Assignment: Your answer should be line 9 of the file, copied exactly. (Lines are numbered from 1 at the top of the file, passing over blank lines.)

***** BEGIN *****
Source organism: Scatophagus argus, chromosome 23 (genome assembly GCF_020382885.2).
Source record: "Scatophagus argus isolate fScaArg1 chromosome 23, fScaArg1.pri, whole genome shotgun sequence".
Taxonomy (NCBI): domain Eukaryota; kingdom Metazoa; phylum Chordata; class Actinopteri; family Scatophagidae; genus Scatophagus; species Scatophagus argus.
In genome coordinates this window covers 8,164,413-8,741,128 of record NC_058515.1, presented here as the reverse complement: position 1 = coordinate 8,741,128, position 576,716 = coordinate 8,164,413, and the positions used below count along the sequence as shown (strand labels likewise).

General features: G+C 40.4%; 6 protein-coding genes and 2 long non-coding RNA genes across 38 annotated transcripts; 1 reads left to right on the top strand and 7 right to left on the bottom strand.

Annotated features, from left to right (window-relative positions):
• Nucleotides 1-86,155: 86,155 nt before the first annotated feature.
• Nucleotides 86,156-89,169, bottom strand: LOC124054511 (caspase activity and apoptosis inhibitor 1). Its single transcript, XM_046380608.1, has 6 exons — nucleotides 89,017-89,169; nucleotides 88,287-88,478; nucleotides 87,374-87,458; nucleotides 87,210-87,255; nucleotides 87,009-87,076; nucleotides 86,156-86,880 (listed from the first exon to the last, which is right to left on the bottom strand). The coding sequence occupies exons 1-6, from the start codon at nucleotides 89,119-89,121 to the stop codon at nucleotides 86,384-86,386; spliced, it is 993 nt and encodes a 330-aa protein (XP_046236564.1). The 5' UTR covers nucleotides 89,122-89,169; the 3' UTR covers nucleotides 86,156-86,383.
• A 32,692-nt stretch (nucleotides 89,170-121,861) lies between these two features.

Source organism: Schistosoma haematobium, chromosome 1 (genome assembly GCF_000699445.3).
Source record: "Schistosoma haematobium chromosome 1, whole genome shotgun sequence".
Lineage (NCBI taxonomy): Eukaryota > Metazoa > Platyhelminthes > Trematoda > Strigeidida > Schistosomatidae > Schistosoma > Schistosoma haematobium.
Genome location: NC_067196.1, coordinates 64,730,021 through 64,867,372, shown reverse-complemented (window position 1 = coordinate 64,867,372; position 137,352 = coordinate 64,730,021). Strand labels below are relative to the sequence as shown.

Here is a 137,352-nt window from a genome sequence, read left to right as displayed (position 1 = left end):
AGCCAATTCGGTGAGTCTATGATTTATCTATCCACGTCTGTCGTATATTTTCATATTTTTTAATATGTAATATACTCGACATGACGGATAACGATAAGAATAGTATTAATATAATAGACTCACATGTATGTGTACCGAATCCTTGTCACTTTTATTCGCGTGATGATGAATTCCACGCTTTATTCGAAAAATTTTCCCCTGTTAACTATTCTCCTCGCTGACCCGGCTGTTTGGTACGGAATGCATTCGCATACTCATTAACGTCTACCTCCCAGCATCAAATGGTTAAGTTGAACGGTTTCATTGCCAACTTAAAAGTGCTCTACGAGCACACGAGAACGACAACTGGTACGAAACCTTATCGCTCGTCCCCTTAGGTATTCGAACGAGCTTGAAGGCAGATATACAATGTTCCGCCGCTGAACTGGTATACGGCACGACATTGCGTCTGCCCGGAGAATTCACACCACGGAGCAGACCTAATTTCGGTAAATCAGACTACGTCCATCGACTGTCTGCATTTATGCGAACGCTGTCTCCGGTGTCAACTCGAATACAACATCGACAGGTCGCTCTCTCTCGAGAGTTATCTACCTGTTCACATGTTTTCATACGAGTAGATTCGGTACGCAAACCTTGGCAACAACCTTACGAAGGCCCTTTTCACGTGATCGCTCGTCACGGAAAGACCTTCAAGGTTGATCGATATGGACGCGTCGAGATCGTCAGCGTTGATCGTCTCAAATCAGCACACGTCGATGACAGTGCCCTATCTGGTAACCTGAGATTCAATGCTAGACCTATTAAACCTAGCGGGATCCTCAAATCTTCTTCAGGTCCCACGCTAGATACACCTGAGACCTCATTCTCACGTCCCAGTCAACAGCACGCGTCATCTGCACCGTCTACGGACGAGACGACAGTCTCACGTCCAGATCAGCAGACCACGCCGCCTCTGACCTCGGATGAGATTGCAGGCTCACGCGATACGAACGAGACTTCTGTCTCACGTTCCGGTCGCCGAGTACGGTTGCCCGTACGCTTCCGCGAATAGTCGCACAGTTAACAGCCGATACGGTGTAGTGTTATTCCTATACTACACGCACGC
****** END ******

• A 32,692-nt stretch (nucleotides 89,170-121,861) lies between these two features.